With the Fig. Fig.22 results supporting the importance of ECL-2 for CPE binding interactions with claudin receptors, we then directly tested whether ECL-2 mediates CPE binding and action on host cells. Stable Rat1-R12 fibroblast transfectants were prepared to express Claudin-4/E2 or Claudin-2/E4. Expression of the expected chimeric claudin by each transfectant was then confirmed by Western blotting (data not shown).
Control studies (Fig. 3A and B and Table Table1)1) first confirmed previous reports (29) that parental Rat1-R12 fibroblasts are not affected by CPE treatment. Also consistent with previous studies (29), Rat1-R12 fibroblast transfectants stably expressing Claudin-4 developed morphological damage (including cell rounding and detachment) and cytotoxicity within 30 min of CPE treatment, but these cells showed no morphological damage or cytotoxicity when transfected to stably express native Claudin-2.
Consistent with the Fig. Fig.22 preincubation results, we then demonstrated (Fig. (Fig.3A3A and Table Table1),1), for the first time, that Claudin-2/E4-expressing Rat1-R12 transfectants are susceptible to CPE-induced morphological damage and cytotoxicity. In contrast, Claudin-4/E2-expressing Rat1-R12 fibroblast transfectants showed no CPE-induced morphological damage or cytotoxicity.
Western blotting identified the mechanism determining whether a chimeric claudin-expressing transfectant exhibited CPE-induced effects. As previously shown (29), Western blot results (Fig. (Fig.3C3C and Table Table1)1) confirmed that (i) parental Rat1-R12 fibroblasts do not bind CPE or form CH-1, as expected since these cells do not naturally produce any claudins; (ii) CPE binding and CH-1 formation are not detectable in CPE-treated Rat1-R12 fibroblast transfectants expressing Claudin-2, but (iii) CPE binding and CH-1 formation do occur in CPE-treated, Claudin-4-expressing Rat1-R12 transfectants. Note that CPE-binding Rat1-R12 transfectants expressing Claudin-4 cannot form CH-2 since fibroblasts do not naturally express the occludin needed for CH-2 formation (33).
Importantly, these Western blot analyses also revealed (Fig. (Fig.3C3C and Table Table1)1) that Rat1-R12 fibroblast transfectants stably expressing Claudin-2/E4 show strong CPE binding and CH-1 formation. In contrast, no CPE binding or CH-1 formation was observed in CPE-treated Rat1-R12 transfectants expressing Claudin-4/E2.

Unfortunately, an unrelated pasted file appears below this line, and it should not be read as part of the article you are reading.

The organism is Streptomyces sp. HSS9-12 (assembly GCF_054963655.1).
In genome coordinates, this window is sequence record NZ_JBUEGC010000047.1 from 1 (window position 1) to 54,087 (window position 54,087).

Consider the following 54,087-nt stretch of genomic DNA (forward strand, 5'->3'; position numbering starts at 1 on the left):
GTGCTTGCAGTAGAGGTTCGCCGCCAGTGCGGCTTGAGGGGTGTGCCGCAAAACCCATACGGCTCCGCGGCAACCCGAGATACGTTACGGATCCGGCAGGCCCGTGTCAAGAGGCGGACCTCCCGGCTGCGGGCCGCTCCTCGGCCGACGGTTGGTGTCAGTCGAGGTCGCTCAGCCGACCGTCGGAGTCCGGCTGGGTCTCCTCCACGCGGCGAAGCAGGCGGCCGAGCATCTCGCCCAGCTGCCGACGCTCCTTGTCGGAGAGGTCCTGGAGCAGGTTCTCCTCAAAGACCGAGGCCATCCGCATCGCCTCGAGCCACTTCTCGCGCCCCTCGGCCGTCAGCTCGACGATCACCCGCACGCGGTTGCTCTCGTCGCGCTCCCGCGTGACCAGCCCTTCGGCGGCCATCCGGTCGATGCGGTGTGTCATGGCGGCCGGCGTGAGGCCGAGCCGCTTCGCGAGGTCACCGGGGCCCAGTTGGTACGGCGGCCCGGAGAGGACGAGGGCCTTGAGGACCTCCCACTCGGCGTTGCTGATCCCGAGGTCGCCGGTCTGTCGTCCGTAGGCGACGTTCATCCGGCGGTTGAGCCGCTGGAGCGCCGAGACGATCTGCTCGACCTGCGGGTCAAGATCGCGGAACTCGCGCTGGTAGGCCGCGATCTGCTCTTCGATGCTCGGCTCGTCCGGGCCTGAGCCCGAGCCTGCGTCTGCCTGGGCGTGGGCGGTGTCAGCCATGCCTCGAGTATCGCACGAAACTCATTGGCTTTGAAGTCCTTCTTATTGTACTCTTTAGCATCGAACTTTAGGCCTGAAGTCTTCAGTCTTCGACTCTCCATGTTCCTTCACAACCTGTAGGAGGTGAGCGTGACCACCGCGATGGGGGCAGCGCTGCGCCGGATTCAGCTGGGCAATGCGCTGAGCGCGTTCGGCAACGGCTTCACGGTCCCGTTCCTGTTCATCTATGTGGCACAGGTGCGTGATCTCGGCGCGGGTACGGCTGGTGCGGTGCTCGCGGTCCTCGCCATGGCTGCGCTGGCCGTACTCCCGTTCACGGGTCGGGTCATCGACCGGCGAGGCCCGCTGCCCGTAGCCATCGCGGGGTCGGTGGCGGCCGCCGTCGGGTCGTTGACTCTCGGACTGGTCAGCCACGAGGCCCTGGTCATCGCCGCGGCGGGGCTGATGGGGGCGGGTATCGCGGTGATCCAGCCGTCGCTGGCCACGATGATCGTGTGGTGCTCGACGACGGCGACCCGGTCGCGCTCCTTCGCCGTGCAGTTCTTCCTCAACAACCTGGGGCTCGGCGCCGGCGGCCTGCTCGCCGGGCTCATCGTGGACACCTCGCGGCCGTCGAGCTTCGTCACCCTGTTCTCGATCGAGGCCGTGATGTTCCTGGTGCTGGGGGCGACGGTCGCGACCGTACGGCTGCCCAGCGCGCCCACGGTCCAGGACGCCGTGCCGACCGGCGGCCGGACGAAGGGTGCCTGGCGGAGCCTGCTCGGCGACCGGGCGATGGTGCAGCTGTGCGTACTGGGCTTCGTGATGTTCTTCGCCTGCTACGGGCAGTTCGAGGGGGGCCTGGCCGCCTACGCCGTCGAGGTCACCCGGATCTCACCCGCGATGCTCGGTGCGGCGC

Since the Fig. Fig.33 results provided strong evidence that native CPE binding to Claudin-4 on host cells involves ECL-2 sequences, an alignment (Fig. (Fig.4)4) was performed to compare the ECL-2 sequences between claudins known, from previous transfectant studies (9, 29), to bind native CPE versus claudins known not to bind CPE. This alignment revealed that the middle amino acid residue in ECL-2 is invariably an N in CPE-binding claudins, but the corresponding ECL-2 residue is usually a D for claudins that cannot bind CPE. The single exception to this pattern is the non-CPE-receptor Claudin-2, where S is present at the corresponding ECL-2 residue.
The Fig. Fig.44 alignments suggested that the N residue located in the middle of ECL-2 (e.g., residue 149 in Claudin-4) plays a key role in determining whether native CPE can bind to a claudin. This hypothesis was tested by using site-directed mutagenesis to change (see Fig. S1C in the supplemental material) the N149 residue in Claudin-4 to the D of claudin-1 (creating rClaudin-4N149D) or to the S of claudin-2 (creating rClaudin-4N149S). Conversely, the corresponding D residue present at residue 150 in the Claudin-1 ECL-2, or the corresponding S residue present at position 149 in the Claudin-2 ECL-2, were changed to the N of claudin-4 (creating rClaudin-1D150N and rClaudin-2S149N, respectively).
Each recombinant site-directed claudin mutant or control claudin was affinity enriched and then preincubated, in solution, with CPE to assess whether CPE-induced morphological damage and cytotoxicity still developed when that preincubation mix was applied to Caco-2 cell cultures. As shown in Fig. Fig.55 and Table Table1,1, the addition of a mixture containing CPE preincubated with rClaudin-4 produced no CPE-induced morphological damage or cytotoxicity in Caco-2 cells. In contrast, CPE preincubated with rClaudin-4N149D still caused the development of CPE-induced morphological damage and cytotoxicity when that preincubation mix was applied to Caco-2 cells.